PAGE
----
'We're going to need rain soon': Sask. farmers looking for help as heat wave hits

As a heat wave closes in on Saskatchewan, producers are hoping it doesn’t stick around long as they are already dealing with extremely dry conditions in most parts of the province.

The weekly crop report from the Ministry of Agriculture said the majority of crops are in fair to good condition, but need moisture soon. While many parts of Saskatchewan did see some precipitation this week, it wasn’t enough to improve soil moisture conditions or offset the effects of the heat wave.

It said cooler temperatures and rain is needed for the entire province.

“A lot of that moisture that we did receive [in May] has either evaporated or has gone down into the soil profile, so things still remain very much dry,” Shannon Friesen, a crop extensions specialist with the Ministry of Agriculture, said. “When we do see these stretches of really hot, dry weather, it’s not very good for us.”

Friesen said some crops have been advancing quickly this year.

“When we have canola flowering and we have 30 to 40 degree weather, we do start to see a lot of what is called ‘heat blasting’ which is essentially abortion of flowers and pods,” she said. “We are anticipating some yield losses from that, but only time will tell.”

In response to the heat wave, the Agricultural Producers Association of Saskatchewan (APAS) has asked the provincial government to help.

It’s asking for an increase in the AgriStability Compensation Rate, which offers financial assistance to farmers when they experience a substantial loss from uncontrolled incidents including weather. APAS would also like the province to extend the enrolment deadline, which is currently June 30.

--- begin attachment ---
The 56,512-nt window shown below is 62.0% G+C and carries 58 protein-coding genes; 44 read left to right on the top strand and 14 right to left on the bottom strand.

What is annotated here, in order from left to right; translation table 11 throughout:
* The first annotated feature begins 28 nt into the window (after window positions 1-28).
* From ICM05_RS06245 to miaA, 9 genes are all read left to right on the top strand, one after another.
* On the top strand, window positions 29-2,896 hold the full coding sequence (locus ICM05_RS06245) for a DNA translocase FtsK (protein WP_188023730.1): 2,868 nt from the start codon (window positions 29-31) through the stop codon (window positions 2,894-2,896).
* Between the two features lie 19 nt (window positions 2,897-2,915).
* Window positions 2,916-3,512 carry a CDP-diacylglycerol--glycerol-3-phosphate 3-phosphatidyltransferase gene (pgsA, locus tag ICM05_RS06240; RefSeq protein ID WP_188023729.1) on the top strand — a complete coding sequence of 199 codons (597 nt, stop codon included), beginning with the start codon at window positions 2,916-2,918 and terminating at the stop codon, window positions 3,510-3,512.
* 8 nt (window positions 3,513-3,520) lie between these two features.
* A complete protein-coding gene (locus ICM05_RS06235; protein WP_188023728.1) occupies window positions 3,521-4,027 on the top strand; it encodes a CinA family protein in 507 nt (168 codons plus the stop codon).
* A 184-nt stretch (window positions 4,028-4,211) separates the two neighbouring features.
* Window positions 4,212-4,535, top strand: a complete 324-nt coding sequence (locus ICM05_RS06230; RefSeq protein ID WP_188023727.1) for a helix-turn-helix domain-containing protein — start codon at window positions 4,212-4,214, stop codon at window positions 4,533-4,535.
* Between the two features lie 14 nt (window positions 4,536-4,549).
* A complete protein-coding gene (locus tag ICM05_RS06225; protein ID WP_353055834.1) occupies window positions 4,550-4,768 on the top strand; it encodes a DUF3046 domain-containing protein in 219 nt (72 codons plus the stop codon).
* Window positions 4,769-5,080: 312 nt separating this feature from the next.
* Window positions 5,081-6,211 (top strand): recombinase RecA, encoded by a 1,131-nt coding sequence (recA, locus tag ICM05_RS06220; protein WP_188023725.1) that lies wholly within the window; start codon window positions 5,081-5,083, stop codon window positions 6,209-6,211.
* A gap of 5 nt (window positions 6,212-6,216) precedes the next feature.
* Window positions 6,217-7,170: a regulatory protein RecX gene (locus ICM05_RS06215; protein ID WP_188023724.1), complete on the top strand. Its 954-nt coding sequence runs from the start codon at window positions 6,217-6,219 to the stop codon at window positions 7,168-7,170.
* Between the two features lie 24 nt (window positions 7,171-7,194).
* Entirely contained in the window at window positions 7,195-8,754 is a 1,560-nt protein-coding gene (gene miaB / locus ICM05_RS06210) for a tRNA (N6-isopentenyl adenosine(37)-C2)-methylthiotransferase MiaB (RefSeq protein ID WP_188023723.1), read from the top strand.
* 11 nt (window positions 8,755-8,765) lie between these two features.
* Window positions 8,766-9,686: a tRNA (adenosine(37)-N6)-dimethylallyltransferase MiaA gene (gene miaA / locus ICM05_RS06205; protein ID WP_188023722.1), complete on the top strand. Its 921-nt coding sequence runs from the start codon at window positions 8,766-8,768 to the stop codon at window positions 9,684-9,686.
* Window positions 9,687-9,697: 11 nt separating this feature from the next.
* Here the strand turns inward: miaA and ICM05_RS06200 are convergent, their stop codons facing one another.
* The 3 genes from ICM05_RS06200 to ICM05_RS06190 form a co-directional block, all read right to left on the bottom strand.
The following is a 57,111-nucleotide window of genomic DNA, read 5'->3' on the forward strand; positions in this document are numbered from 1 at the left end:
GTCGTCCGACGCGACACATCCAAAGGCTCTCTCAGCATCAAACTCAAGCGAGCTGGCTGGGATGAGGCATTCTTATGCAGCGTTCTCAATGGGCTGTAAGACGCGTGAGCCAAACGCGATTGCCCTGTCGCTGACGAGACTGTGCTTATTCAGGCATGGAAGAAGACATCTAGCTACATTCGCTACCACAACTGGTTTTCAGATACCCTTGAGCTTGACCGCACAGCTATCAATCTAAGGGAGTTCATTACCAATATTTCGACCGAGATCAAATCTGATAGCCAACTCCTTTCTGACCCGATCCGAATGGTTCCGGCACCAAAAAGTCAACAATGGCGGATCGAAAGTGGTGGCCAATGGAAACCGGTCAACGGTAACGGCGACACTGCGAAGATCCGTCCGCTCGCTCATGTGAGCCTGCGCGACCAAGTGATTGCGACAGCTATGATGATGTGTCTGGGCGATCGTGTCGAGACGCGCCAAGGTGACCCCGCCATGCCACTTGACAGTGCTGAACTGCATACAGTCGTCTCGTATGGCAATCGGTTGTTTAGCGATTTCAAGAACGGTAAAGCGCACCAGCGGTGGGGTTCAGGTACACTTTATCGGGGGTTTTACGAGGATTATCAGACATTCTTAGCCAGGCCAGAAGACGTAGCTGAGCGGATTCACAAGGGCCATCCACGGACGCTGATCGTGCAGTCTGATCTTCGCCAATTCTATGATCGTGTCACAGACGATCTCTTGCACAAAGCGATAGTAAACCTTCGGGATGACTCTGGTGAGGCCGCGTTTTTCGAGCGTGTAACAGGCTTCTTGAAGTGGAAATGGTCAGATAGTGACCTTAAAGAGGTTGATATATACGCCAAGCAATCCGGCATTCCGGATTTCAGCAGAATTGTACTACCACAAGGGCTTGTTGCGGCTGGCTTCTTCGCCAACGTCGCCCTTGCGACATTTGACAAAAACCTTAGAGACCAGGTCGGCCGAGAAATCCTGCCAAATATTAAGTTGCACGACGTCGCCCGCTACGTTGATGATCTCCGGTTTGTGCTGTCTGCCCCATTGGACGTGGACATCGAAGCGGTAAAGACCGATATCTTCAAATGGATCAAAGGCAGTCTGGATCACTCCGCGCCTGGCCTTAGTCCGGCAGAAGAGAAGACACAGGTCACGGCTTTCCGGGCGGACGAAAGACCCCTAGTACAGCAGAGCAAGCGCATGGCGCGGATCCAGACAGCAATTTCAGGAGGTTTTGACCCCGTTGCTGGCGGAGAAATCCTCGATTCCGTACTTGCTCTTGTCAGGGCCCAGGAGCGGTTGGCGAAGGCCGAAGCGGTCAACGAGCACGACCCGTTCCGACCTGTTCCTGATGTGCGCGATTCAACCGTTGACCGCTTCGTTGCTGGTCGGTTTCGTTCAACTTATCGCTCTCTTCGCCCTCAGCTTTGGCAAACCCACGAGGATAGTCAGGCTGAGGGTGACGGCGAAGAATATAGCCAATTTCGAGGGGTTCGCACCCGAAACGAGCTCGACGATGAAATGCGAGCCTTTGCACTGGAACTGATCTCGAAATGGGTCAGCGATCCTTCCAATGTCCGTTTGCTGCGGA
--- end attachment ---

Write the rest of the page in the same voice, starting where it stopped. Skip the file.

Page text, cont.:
“As we see our margin decrease this year with reduced yield due to the drought and the heat, [we are asking for] an increase of ten per cent on the AgriStability payment,” Ian Boxall, the vice president of APAS, said.

APAS would like to see the compensation increase from 70 per cent to 80 per cent, as farmers deal with the dryest conditions in decades.

“This is going back to the early 2000s type of drought that we had then when we saw ridiculously low yields,” Boxall said. “Right as the crops are starting to flower and they’re really susceptible, we’re getting this huge heat wave here this week that will really dismiss yield across most crops that are flowering.”

The crop report said the majority of crop damage this week came from heat, dry winds, extremely dry soil conditions, gophers and insects.

Producers including Boxall are hoping for precipitation to make its way into the province as early as possible.

“We’re going to need rain soon or the crop will be pretty poor,” he said.

In an emailed statement to CTV News Regina, the Ministry of Agriculture said it has a strong history of supporting the agricultural sector in federal-provincial-territorial (FPT) discussions.

“Producers made it clear that removing the reference margin limit was a top priority, and we agreed to do that. This is a significant change that will increase both the number of clients qualifying and the benefits paid, as well as ensuring all clients are treated equitably under the program,” the statement said.

It said at the FPT Ministers of Agriculture meeting in March, the prairie provinces put forward a proposal for the federal government to provide their 60 per cent share of the cost to increase the compensation rate to 80 per cent, but the federal minister declined.

The Ministry of Agriculture said it encourages all producers in the province to take advantage of existing business risk management programs, particularly crop insurance.